I came across this short video on the Iraqi film “Clash of Loyalties.” It was part of Saddam’s effort to shape perceptions of the Iraqi state, this one with an eye towards an international audience. It’s a bonkers story. The film features British movie star Oliver Reed who spends much of his time boozing in Baghdad bars during the shoot. The whole thing was shot during the Iran-Iraq war and Saddam insisted that filming continue to project a sense of normalcy.
The film is about the early days of Iraqi state formation and features well-known figures of the time, including Percy Cox and Gertrude Bell. It’s a fascinating story that has really only been told through books, mostly memoir. T.E. Lawrence is the more well-known orientalist of the day because of the Arab revolt in the Hijaz, but the political scheming of Cox and Bell would have a more significant and long-lasting impact on Iraq and the region.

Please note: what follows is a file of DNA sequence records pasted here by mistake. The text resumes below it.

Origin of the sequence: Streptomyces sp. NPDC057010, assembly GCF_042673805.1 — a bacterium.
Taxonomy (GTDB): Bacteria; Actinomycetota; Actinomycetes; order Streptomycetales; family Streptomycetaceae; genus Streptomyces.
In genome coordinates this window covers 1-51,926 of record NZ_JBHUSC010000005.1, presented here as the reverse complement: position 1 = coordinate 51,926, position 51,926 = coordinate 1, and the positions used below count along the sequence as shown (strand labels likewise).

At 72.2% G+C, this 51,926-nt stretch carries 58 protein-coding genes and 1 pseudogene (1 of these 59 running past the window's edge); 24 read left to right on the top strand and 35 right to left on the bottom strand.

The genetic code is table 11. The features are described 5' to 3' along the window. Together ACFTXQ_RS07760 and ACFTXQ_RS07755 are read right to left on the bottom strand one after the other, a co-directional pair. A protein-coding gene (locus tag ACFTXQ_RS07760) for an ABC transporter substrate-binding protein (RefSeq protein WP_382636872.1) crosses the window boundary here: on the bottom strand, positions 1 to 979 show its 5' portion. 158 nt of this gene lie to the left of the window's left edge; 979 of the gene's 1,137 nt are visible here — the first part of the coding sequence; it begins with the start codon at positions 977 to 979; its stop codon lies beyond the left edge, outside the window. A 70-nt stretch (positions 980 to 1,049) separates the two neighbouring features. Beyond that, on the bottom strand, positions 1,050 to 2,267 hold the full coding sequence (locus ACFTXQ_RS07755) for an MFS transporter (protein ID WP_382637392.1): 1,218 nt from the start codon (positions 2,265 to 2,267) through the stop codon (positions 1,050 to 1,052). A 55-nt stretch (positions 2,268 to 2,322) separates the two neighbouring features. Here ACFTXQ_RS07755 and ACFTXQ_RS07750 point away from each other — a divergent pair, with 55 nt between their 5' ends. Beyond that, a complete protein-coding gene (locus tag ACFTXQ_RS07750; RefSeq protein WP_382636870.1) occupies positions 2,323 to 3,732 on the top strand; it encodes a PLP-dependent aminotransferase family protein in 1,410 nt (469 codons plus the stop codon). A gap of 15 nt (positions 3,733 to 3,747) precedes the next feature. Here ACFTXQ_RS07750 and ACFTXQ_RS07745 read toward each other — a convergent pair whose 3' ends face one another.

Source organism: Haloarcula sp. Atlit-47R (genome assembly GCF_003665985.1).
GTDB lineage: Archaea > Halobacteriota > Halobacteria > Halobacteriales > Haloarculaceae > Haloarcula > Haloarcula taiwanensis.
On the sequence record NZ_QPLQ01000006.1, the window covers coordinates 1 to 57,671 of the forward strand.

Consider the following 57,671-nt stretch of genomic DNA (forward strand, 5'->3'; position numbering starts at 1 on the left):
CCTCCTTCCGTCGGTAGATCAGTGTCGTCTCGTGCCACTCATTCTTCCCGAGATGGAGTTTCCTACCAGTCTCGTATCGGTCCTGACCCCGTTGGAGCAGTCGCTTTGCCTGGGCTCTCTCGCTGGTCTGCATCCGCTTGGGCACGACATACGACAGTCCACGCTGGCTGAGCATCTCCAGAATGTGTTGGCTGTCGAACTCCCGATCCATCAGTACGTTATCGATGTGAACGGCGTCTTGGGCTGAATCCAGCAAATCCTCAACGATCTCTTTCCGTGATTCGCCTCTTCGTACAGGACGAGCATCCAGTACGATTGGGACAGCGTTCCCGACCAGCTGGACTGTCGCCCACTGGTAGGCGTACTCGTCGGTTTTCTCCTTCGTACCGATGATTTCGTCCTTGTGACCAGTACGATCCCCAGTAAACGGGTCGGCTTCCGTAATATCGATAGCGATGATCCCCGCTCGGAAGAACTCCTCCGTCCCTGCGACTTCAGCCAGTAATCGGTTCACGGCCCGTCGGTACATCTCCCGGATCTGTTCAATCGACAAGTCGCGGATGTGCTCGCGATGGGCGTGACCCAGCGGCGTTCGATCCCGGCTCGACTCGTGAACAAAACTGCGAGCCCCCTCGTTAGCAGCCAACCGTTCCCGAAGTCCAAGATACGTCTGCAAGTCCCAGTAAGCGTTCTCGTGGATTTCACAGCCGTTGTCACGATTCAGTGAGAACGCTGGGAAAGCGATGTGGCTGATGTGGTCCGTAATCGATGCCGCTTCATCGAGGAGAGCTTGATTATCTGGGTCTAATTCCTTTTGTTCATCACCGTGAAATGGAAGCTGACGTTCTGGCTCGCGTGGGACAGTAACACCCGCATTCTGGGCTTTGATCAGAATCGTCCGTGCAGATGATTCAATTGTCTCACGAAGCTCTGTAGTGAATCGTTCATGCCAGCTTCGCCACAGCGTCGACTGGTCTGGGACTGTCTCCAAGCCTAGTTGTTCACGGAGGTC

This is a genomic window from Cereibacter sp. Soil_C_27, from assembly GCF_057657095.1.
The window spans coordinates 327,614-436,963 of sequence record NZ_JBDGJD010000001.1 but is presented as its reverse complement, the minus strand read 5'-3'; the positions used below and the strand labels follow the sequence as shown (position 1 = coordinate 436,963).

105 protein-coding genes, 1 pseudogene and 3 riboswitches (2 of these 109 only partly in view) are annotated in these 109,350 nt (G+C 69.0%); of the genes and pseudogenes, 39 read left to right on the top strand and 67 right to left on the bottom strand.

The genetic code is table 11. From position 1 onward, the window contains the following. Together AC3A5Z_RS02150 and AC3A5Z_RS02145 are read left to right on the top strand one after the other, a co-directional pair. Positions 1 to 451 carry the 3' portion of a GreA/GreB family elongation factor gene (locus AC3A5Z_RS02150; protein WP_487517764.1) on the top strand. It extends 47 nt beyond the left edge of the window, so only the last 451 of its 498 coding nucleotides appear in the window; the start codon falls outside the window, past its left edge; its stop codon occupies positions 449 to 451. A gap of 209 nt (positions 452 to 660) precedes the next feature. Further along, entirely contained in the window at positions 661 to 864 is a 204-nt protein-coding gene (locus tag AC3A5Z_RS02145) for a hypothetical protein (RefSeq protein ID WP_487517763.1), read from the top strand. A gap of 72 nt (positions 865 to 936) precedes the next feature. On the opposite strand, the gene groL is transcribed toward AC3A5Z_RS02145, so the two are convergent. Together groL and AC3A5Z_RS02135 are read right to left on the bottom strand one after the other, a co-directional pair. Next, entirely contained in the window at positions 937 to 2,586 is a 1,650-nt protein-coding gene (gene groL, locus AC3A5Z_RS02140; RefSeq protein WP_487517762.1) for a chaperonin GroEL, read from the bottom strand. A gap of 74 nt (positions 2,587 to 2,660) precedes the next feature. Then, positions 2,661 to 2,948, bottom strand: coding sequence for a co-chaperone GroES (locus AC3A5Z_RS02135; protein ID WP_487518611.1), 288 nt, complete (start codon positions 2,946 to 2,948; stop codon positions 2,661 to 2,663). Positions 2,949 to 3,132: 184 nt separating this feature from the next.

The political intrigue stems from “who” would control Iraq – a struggle between the British colonial service’s Cairo office and India office with little thought towards the Iraqis themselves.
Looking at it now, the episode looks very similar to a combatant command rivalry.
The film was never released in the West, but through the magic of the internet, you can watch it on YouTube. It’s mostly in English, but there are some drawn-out scenes fully in Arabic.
Watching the movie, it felt like the British got a fair portrayal. The personalities of the key figures (Cox, Wilson, Leachman, and Bell) were all exaggerated for sure, but the gist of the film accurately portrayed Iraq (and the proto-Iraqis) as a canvas for British imperial interests. Wilson, who preferred a more militant approach versus Bell and Cox who preferred a gentler, scheming approach, in the end were all working towards improving the Crown’s prospects in Mesopotamia.
In going down this rabbit hole, there are a number of good articles on the film – mostly interviews with the director Mohamed Shukri Jameel (Vice, Esquire).
Lastly, I just want to point out there is a shot of a fantastic map board used by one of the British officers – complete with a sling.
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